The California budget approved last week by the legislature and signed by the governor is tough medicine and hard to swallow. But with our state on the edge of a fiscal cliff, it had to be done.
Without this budget, hundreds of infrastructure projects would have been stopped, which means the state would have lost even more jobs; 20,000 layoff notices were ready to go to state workers; taxpayers' refunds would have continued to be withheld, small business vendors would get IOUs for payment, and students wouldn't get financial aid. And it would only have gotten worse.
With 9.3% unemployment and the highest number of foreclosures in the nation. California has been battered by the national economic crisis. This budget stops the bleeding and buys California time to weather the recession and move into recovery.
This budget was full of difficult choices. No legislator came to Sacramento to cast these kinds of votes. I ran for office to protect and expand services for vulnerable members of our society. Because of this unprecedented crisis, I had to vote for cuts in those programs.
My fellow Democrats and I compromised on environmental regulations, labor provisions, and education. We compromised on a spending cap that restrains expenditures even in good times and puts money into a rainy day fund.
The cuts in this budget are on top of 180 others --$19 billion worth -- made since 2003.
I respect my Democratic colleagues for the painful choices they made in this emergency. I respect my Republican colleagues who showed leadership by supporting new revenues in this crisis.
This closes a $41 billion, 18-month problem and puts reductions and revenues in place sooner so they can be smaller. The cuts and taxes included will also be smaller depending on the amount California receives in federal stimulus funding. The taxes are temporary, with their duration tied to approval of the spending cap.
With education, one of Democrats' highest priorities, we protected core instructional programs and services for at-risk students. We targeted cuts, such as maintenance, in-service training, school safety grants, and education technology. This approach along with giving districts more flexibility, helped limit classroom cuts -- and while the education cuts are real, the funding level is restored over time.
When it comes to labor, another key priority for Democrats, the budget does include design build and public private partnerships and recognizes the savings the governor sought from employee furloughs. Democrats made some accommodations on clarifying scheduling options that can be voted on by employees, but we also held the line because we understand it was eight years of federal actions and inaction that caused the recession -- not the eight hour day working parents depend on in raising their families.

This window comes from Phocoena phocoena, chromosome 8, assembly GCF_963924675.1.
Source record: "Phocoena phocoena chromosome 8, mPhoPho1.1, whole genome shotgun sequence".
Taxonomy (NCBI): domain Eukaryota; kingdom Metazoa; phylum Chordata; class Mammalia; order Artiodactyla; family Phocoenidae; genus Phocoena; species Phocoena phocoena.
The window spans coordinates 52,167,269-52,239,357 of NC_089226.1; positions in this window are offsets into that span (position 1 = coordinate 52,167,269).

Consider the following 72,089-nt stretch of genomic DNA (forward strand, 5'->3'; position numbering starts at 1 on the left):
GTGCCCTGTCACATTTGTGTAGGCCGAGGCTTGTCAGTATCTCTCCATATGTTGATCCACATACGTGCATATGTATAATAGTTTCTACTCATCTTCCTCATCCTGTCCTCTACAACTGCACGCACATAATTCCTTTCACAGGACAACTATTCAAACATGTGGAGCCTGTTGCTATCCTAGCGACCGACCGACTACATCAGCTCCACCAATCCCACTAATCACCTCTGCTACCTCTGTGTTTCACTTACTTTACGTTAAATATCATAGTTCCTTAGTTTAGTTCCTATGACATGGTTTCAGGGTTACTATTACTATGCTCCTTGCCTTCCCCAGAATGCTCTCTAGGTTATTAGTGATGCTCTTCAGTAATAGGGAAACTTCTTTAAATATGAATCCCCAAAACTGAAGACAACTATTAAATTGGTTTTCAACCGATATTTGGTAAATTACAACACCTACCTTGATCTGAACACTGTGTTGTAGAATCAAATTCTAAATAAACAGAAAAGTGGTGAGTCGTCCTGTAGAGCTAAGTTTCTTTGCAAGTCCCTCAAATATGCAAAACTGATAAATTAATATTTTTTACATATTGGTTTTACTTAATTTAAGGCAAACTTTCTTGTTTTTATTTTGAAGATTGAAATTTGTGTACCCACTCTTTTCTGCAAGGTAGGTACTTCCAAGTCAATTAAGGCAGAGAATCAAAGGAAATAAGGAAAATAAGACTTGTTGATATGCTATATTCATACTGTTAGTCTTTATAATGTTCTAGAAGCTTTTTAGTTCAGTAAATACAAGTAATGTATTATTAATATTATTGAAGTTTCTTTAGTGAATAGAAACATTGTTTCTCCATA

On environmental regulations, the budget allows for some case by case flexibility. However, Democrats did maintain the state's strong commitment to the clean air and water that every individual and business needs to thrive in California.
Most of the elements in this budget have been previously discussed in some form -- including the majority-vote solutions package Democrats put forward in December. Given the immediate harm to Californians from the cash crisis, it was unfortunately necessary to have an accelerated process for bringing this budget to a vote. As a former community organizer, this kind of insider process isn't my preferred way of reaching a compromise, but given the severity of the crisis, it was a necessity.
I do hope California is never in a situation where a budget like this has to be rushed through again. I also hope we -- and that includes voters -- will finally fix the two-thirds vote requirement and remove the harm that it causes. In the best of times the two-thirds requirement can lead to budget game playing from those in the minority. In a crisis like we are in, the two-thirds requirement essentially allows budget solutions to be held up for ransom. That has to change.
With the budget behind us for now, I have asked the members of the Assembly to focus on creative ways to maximize the benefits of the federal stimulus program, to promote new jobs, and to encourage economic recovery. That focus has to be our number one priority. While there is something in this budget for everyone to hate, and the legislature will be criticized for the tough choices we made, I want it said that when it counted we did our jobs so more Californians wouldn't lose theirs.